Vets’ Prop Tax Deduction May Soon Apply to Co-Ops & Mutual Housing Corps Bill Passes Assembly & Heads to Governor

Vets’ Prop Tax Deduction May Soon Apply to Co-Ops & Mutual Housing Corps

Property tax deductions currently available to disabled veterans in single-family homes and condos may soon be extended to disabled veterans who own and live in cooperatives and mutual housing corporations as well. 

In a recent press release, New Jersey State Assembly members John Armato (D-Atlantic) and Vincent Mazzeo (D-Atlantic) announced their joint sponsorship of a bill (A-911/S-956) to extend the state’s veterans’ property tax deduction to residents of cooperatives and mutual housing corporations. The bill is now making its way to Governor Phil Murphy. 

The release notes that in New Jersey, totally disabled veterans and their surviving spouses are already exempt from property taxes if they own and live in a single-family home, a portion of a multifamily home, or an individual unit in a condominium or apartment building. The bill would extend the State’s property tax exemption to disabled veterans and their surviving spouses who are tenant shareholders of cooperative housing or a mutual housing corporation. In those cases, the total cost of a property’s tax rate would be reduced based on the share of taxes the eligible veteran’s specific unit would incur, and the taxpaying entity would be required to pass those savings along to the veteran.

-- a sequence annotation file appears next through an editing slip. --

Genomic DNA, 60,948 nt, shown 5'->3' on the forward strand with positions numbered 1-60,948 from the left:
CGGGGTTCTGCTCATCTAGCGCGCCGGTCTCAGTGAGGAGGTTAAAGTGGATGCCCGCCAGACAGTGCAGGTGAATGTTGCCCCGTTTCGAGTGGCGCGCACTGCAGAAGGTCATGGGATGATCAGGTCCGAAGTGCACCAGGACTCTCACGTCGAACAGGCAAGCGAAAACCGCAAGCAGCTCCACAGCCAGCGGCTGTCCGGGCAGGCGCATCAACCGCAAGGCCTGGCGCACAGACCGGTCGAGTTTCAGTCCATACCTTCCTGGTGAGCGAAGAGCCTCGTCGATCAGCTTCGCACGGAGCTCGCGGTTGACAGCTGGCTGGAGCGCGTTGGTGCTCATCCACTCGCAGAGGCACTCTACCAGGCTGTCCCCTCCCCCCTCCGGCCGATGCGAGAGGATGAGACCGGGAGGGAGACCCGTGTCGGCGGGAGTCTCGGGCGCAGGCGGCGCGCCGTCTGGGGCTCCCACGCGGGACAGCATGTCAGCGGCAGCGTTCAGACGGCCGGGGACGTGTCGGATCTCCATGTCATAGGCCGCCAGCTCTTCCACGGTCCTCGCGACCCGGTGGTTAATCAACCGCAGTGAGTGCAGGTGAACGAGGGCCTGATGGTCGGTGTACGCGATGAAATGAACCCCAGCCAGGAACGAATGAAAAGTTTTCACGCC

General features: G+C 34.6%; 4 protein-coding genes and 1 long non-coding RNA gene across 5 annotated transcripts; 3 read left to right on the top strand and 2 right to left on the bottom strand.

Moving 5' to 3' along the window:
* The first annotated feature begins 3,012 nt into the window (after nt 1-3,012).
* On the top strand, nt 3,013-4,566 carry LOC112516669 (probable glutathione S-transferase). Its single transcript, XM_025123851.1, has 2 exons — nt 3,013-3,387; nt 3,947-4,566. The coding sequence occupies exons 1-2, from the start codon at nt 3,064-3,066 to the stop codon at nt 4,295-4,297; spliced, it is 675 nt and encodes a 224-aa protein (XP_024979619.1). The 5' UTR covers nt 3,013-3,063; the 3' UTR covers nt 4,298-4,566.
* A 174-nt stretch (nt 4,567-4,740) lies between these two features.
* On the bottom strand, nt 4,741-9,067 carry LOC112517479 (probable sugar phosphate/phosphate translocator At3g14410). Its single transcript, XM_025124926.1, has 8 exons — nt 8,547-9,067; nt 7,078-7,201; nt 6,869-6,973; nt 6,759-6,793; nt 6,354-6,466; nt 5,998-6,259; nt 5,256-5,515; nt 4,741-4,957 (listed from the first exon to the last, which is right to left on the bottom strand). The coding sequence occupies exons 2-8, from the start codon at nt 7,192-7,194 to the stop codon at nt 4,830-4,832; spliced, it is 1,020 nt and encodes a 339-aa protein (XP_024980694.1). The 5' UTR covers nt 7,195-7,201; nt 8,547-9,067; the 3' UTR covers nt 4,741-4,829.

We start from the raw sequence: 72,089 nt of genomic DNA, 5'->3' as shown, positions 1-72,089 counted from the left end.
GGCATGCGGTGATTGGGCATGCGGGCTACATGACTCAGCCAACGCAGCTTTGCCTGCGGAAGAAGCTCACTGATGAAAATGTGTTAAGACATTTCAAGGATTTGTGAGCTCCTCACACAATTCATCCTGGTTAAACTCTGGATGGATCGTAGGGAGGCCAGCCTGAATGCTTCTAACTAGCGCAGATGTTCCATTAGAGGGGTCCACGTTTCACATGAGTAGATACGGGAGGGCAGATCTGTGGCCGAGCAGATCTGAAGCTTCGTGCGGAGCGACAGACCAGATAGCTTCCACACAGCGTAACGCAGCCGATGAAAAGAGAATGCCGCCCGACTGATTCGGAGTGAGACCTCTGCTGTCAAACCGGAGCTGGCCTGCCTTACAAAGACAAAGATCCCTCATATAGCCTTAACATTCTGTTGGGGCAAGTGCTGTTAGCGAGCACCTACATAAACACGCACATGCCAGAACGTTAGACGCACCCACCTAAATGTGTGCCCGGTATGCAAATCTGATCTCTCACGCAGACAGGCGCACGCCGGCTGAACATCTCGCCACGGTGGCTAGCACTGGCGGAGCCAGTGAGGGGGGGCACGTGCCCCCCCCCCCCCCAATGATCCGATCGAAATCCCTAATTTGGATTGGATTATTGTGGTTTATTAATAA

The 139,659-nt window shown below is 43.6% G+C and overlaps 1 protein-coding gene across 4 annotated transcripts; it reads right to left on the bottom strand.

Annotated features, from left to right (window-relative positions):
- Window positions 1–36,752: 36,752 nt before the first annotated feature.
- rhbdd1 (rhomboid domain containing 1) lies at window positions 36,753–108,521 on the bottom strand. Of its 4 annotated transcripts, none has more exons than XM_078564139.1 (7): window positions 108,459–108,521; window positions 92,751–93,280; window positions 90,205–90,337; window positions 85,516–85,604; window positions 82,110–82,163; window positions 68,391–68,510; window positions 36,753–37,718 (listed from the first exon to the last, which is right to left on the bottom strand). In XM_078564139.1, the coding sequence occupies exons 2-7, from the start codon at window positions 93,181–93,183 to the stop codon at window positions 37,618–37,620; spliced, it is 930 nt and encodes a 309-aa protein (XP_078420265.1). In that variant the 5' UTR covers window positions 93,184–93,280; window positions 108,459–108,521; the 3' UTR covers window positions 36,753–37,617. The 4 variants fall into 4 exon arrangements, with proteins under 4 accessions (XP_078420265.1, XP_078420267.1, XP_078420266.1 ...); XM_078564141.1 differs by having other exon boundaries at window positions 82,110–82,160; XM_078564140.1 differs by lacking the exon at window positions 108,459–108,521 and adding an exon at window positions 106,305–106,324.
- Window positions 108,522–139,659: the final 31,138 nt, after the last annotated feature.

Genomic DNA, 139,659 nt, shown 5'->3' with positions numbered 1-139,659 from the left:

According to the assembly members' statement:

“Cooperative and mutual housing corporations offer a less expensive alternative to homeownership than being the sole owner of a house, condo, or apartment. With many disabled veterans facing significant financial challenges, affordable housing is a critical need that co-ops and mutual housing groups can fill.  

“Since residents of these jointly-owned buildings must pay a share of the property tax, it’s only fair disabled veterans in these residences receive the same tax exemption as fellow veterans living in more traditional homes.” 

The bill passed in the full Senate, and according to Armato and Mazzeo had unanimous passage in the full Assembly last week, bringing it one step closer to becoming law. 

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